Stallings: I felt I had to stand up for my players

ATHENS, Ga.-- Say what you want about Kevin Stallings' ejection on Saturday-- at a pivotal point in the game, when it seemed on the verge of careening out of control-- he exhibited an intensity and grit that ultimately served to lift his team. "I thought our team needed someone to stand up and fight for them," said Stallings. "If you don't stand up and fight for your team, nobody's going to."

ATHENS, Ga.-- For the first time in his ten-year head coaching career, Kevin Stallings was ejected from a game Saturday afternoon.

Oh, he'd come close before. Many times-- including twice previously this season, vs. Notre Dame and South Carolina-- he'd been assessed technicals for extra-curricular comments to referees. But somehow throughout his career he'd managed to avoid drawing that second technical that means automatic ejection.

Until today.

And naturally, after the game, it was all anyone wanted to talk about. Here's how it happened:

Despite entering Saturday's game a heavy road dog to No. 20 Georgia, Stallings' team came out more ready to play than in any game since the Ole Miss game a fortnight ago. The Commodores never led in the first half, but were playing with the mental toughness required for a road game against a team of this caliber. They were taking care of the ball, getting good looks, playing defense, and generally making things interesting for Jim Harrick's Bulldogs.

And they were doing it in spite of the absence of their two leading scorers, Matt Freije and Brian Thornton. Both had been rendered non-factors, limited to seven first-half minutes apiece due to untimely fouls. Freije picked up his third foul with 8:52 left in the first on the most ticky-tacky of touches; Thornton, after missing a couple of early inside shots that he really should have made, had gotten frazzled and picked up two.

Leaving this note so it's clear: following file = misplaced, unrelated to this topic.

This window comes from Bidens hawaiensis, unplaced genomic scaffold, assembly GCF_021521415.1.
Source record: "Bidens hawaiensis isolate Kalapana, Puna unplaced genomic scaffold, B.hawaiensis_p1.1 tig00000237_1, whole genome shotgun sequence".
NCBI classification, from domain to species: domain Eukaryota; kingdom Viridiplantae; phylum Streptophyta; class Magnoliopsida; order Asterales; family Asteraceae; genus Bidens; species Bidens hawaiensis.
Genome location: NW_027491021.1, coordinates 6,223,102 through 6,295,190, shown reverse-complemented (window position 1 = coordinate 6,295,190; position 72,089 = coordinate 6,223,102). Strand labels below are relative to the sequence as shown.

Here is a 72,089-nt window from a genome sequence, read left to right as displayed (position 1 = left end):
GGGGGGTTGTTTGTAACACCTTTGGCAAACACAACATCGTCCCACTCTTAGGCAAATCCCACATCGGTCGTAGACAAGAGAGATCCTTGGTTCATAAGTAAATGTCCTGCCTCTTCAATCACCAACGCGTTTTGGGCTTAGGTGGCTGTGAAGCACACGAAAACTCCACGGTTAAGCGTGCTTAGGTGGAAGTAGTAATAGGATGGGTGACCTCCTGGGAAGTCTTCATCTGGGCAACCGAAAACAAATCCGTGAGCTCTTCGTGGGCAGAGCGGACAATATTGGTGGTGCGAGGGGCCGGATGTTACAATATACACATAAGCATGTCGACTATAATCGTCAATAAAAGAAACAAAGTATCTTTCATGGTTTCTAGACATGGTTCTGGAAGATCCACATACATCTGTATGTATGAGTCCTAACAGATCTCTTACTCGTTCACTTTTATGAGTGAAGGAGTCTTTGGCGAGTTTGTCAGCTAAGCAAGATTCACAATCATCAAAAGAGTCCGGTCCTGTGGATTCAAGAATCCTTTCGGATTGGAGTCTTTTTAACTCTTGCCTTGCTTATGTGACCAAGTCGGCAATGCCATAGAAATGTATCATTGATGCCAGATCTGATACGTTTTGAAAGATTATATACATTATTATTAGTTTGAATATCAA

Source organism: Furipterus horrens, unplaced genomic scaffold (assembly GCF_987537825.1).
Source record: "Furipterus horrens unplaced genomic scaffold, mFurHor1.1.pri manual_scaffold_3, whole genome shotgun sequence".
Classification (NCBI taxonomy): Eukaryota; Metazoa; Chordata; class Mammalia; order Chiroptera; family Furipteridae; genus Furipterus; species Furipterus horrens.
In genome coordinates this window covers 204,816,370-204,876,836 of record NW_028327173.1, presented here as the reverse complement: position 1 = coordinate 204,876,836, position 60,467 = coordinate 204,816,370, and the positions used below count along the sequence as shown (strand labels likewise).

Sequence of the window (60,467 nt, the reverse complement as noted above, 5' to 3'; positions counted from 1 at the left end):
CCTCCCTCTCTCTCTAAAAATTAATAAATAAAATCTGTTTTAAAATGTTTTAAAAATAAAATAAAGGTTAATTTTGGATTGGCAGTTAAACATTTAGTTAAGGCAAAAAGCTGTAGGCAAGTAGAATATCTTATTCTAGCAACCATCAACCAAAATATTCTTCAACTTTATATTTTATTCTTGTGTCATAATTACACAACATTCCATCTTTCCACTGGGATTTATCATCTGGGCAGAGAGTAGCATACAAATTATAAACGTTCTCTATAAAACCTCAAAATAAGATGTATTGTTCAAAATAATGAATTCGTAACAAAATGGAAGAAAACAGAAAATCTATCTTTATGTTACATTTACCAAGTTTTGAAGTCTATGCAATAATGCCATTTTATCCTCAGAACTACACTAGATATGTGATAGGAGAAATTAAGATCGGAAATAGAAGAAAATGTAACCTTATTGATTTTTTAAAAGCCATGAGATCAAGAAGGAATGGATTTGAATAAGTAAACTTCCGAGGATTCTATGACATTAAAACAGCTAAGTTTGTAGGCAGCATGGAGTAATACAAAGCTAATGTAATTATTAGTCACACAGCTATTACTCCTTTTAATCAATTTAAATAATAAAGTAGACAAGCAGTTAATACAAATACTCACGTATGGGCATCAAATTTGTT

Referees Tony Greene, Jamie Jones and Jamie Luckie-- a crew seldom seen on SEC hardcourts-- seemed determined to turn the game into a foul-a-thon. The threesome had called a whopping 26 fouls in the game's first 20 minutes.

Nonetheless, behind some good relief minutes from freshman Julian Terrell-- who played his finest game yet-- Vandy trailed 33-28 at the break.

Early in the second half, the Dawgs seized control of the game with two quick fast-break jams off Vandy turnovers. Stallings called a quick time-out. Next a Bulldog went over Freije's back to block his shot from behind-- no call. Ezra Williams dribbled the court and canned a quick three-pointer. Before you could blink, Georgia's 5-point lead was up to 14.

Meanwhile Freije picked up his fourth foul with 16:47 left-- again, on the most incidental of contact. You could see Stallings start to percolate on the bench.

Mario Moore answered with a 3-pointer, and was fouled on the play. The play that pushed Stallings over the edge was a rebound by Brian Thornton off Moore's free throw. As Thornton gathered the ball to himself, Georgia's mammoth center Steve Thomas gave him a shot in the back with a forearm. Again, no call.

"Thornton had gotten the ball and they [threw a forearm] in his back," said Stallings afterwards. "We've done that, and it's a foul. You... you just can't do that. We do it a lot, and we get called for it. I asked the official, is that not a foul? Of course, he didn't respond."

Stallings, though standing entirely within the coaches' box and under complete control, didn't let up. "Or is it just not a foul at home?" he asked drily.

The referee stopped play and teed up Stallings-- to the roar of the hostile Stegeman Coliseum crowd.